Rockwell Group puts a seductive spin on fried food for New York’s COQODAQ

Chicken Cathedral

“The ritual of dining together is such a powerful thing,” said David Rockwell, architect and founder of Rockwell Group. “Something about coming together to share a meal is very healing.” COQODAQ, the 190-seat, Korean fried chicken restaurant in Manhattan that Rockwell recently designed for restaurateur Simon Kim, is a celebration of this ritual.

The dining area is populated with low-slung banquettes, topped with lazy Susans (Jason Varney)

After four years of conceptualization, Kim, executive chef Seung Kyu Kim, and president Dexter Zimet, conceived of COQODAQ as an opportunity to explore an elevated experience of a beloved fried food. The menu is inspired by the ancient Korean philosophy of Eum-yang: a concept grounded in the idea that duality is fundamental to nature’s balance. Gluten-free ingredients and pickled vegetable dishes lighten up the heavier fare, and in addition to the usual chimaek pairing with beer, COQODAQ offers an extensive champagne menu—the nation’s largest—a hint of which can be gathered from the eatery’s name, a portmanteau of the French and Korean words for “chicken.” Its interior design, then, also had to rise to the gussied-up occasion.

In the back dining room, the walls are paneled in crackle-painted paster, a subtle nod to the crackly skin of fried chicken (Jason Varney)

Table lighting includes Zafferano’s Pina Pro lamps (Jason Varney)

“We talked about the idea of creating a cathedral to chicken,” Rockwell said, explaining his original concept for the 4,300-square-foot restaurant. “But we also wanted it to be a very luxurious, sexy room: A place that could pivot from day to night, and that combines some elevated and some more grounded design elements.”

A dark, moody color palette helps elevate the experience of eating fried food (Jason Varney)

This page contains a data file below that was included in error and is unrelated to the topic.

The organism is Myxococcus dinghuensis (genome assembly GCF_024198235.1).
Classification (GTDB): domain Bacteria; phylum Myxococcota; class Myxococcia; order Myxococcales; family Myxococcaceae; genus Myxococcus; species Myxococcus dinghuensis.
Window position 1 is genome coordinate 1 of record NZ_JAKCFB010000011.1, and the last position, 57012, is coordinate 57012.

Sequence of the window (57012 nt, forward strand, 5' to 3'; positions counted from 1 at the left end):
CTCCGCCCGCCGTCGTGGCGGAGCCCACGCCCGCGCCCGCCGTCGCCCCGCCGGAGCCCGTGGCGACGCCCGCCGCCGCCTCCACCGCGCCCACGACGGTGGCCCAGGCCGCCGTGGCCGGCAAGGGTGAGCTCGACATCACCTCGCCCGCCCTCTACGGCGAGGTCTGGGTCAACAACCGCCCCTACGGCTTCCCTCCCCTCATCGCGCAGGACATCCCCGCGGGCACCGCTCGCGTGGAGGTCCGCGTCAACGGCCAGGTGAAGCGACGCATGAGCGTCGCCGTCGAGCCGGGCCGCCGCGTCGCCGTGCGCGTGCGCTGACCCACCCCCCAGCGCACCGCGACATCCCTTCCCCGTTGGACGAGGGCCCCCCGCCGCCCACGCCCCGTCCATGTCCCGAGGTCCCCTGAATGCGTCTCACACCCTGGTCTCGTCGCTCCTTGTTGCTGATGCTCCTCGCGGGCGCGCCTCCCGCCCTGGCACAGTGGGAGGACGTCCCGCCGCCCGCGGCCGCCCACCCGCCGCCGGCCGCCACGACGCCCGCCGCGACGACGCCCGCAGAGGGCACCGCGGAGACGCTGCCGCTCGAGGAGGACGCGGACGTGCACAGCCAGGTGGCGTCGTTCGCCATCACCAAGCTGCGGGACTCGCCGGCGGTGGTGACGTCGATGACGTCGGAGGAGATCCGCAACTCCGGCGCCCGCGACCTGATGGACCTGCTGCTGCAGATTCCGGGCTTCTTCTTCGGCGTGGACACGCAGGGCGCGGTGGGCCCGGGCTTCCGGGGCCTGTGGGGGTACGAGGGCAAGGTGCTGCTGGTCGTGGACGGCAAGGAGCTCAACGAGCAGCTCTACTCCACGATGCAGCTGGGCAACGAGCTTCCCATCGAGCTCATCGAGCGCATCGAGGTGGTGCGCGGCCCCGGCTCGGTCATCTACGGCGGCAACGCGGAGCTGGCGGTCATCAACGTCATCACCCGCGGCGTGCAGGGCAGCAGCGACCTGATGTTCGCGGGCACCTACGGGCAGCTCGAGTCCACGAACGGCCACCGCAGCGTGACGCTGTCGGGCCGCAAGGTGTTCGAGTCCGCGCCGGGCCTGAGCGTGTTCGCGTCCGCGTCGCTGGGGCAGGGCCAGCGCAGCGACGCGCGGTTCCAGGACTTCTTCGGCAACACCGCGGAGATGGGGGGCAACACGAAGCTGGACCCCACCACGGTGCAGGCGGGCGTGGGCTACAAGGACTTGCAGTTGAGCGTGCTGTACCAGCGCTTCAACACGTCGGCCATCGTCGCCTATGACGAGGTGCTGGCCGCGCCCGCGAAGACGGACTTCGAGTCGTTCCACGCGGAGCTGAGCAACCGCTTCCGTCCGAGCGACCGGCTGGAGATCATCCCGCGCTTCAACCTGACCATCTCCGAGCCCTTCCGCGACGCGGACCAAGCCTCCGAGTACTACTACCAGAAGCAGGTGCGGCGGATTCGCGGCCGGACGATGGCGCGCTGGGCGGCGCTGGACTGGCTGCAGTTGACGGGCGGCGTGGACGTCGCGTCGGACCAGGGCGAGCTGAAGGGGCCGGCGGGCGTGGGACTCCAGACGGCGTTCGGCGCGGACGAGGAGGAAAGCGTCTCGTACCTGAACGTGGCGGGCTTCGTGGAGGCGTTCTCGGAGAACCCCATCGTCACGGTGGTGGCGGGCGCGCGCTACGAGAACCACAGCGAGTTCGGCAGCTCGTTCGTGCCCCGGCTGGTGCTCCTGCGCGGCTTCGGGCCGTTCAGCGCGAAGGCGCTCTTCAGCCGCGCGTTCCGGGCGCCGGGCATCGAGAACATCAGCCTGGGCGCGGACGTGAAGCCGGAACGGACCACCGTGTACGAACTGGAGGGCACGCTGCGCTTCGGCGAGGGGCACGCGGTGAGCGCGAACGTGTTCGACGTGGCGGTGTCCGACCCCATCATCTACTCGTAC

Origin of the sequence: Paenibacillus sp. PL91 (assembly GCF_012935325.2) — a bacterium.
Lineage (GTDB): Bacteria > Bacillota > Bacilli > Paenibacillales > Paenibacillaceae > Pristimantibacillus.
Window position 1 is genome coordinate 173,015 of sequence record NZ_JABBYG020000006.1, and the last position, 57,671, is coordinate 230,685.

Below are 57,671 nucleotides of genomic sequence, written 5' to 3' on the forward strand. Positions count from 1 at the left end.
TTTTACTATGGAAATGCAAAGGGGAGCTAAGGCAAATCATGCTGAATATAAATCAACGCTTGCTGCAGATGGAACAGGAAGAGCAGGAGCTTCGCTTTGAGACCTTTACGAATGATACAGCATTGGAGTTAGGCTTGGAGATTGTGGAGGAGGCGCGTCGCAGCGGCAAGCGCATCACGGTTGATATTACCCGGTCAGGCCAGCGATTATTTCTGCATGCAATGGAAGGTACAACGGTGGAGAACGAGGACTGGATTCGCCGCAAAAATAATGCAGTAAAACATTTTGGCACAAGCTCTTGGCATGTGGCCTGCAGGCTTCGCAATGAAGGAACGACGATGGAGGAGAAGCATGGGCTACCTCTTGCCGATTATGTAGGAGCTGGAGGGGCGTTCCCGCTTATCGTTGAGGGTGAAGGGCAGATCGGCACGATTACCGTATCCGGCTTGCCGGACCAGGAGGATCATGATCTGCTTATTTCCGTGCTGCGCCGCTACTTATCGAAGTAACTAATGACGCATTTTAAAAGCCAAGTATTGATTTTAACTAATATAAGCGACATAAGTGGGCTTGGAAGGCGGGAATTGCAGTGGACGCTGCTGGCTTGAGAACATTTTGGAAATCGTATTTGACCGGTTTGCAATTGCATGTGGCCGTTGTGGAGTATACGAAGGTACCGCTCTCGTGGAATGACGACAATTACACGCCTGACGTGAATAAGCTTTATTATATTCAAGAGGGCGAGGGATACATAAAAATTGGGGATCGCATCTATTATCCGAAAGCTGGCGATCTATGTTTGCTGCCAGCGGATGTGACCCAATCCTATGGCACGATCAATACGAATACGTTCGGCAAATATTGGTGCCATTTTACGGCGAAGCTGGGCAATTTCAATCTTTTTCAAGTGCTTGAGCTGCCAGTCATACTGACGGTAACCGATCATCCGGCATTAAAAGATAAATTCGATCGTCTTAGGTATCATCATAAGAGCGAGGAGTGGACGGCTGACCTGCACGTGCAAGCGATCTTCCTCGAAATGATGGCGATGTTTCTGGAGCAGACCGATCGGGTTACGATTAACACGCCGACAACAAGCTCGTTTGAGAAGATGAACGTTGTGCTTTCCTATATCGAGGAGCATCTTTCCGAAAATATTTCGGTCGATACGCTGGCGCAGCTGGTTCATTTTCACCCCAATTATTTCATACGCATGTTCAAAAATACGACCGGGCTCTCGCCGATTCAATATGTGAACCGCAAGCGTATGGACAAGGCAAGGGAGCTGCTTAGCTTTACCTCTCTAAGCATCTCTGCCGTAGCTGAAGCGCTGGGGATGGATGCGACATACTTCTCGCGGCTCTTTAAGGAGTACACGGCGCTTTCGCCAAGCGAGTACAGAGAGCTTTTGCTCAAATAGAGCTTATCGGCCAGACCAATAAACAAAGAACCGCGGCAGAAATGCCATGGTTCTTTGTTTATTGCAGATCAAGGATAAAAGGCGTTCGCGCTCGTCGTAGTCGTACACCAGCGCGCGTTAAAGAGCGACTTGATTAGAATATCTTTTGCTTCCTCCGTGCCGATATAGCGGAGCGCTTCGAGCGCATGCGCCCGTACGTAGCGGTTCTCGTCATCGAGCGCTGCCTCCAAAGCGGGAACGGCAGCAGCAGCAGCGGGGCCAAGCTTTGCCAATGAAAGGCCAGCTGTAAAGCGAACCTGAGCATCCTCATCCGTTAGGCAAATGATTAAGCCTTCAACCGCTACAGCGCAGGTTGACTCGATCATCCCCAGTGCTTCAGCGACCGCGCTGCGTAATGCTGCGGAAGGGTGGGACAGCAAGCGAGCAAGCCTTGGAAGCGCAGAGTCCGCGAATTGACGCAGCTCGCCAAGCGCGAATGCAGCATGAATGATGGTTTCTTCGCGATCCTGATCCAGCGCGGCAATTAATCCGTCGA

The architects were strategic with the lighting design, from the lit up arches to the bar and theater lights of the banquettes (Jason Varney)

The entrance of the restaurant sets this moody tone: Diners are greeted by a custom handwashing station made of green soapstone and surrounded by backlit bronze oval mirrors, an ode to dining’s ceremonial nature. Seating comes only in the form of bar stools or low-slung banquettes with lazy Susan–topped tables. The walls are paneled in crackle-painted plaster or mirrored bronze. Light originates either by foot candle, the marquee-lit bar, or from the series of sweeping cast-glass and bronze arches that vault a portion of the main dining room—a collaboration with lighting company L’Observatoire International.

The handwashing station is in green soapstone with a leathered finish and bronze Italian fixtures (Jason Varney)

At COQODAQ, light is the main driver of design. Though the food may not subscribe to any specific religion, its arched luminaires do indicate a place of communal gathering, aimed at creating “a sense of welcome in the form of embrace,” said Rockwell. While the restaurant’s material palette is fairly simple—bronze, walnut, hunter green leather, soapstone, and champagne-colored glass—theatrical layering, a Rockwell signature, creates a space that feels elegant enough to be one of New York’s hottest new dining destinations yet casual enough for one to unabashedly dig into some of the best fried chicken drumsticks around.